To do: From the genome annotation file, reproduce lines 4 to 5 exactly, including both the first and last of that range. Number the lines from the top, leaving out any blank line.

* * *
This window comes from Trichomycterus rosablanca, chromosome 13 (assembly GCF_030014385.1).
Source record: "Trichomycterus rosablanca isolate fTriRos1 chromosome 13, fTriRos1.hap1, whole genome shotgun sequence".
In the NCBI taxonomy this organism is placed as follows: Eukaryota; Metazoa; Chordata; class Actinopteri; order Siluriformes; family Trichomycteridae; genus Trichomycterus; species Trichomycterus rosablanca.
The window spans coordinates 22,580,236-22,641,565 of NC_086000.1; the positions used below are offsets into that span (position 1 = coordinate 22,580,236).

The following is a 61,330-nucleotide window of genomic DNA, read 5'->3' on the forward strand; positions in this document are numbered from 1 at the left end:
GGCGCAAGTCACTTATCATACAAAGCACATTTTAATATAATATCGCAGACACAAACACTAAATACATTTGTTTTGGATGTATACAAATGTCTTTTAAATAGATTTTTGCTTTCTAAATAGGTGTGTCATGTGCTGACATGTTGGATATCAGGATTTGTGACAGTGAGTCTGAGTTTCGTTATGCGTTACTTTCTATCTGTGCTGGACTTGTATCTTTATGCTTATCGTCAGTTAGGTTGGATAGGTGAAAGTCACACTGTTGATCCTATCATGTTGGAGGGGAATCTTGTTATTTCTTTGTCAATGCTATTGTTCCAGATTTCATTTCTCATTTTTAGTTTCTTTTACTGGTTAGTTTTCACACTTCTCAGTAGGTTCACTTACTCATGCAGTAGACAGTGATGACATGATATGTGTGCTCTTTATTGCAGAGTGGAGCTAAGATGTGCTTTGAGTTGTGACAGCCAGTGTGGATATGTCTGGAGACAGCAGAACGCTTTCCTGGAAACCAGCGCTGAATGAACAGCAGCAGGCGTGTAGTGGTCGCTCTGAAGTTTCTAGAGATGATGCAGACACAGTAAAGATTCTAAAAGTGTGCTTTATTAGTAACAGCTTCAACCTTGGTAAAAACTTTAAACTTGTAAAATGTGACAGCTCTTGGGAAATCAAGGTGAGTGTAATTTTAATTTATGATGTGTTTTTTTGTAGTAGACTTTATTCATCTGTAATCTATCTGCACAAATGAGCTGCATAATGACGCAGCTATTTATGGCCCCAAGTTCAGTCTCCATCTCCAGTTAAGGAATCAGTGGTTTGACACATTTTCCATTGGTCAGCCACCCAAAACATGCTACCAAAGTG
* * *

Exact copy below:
The window spans coordinates 22,580,236-22,641,565 of NC_086000.1; the positions used below are offsets into that span (position 1 = coordinate 22,580,236).

The following is a 61,330-nucleotide window of genomic DNA, read 5'->3' on the forward strand; positions in this document are numbered from 1 at the left end: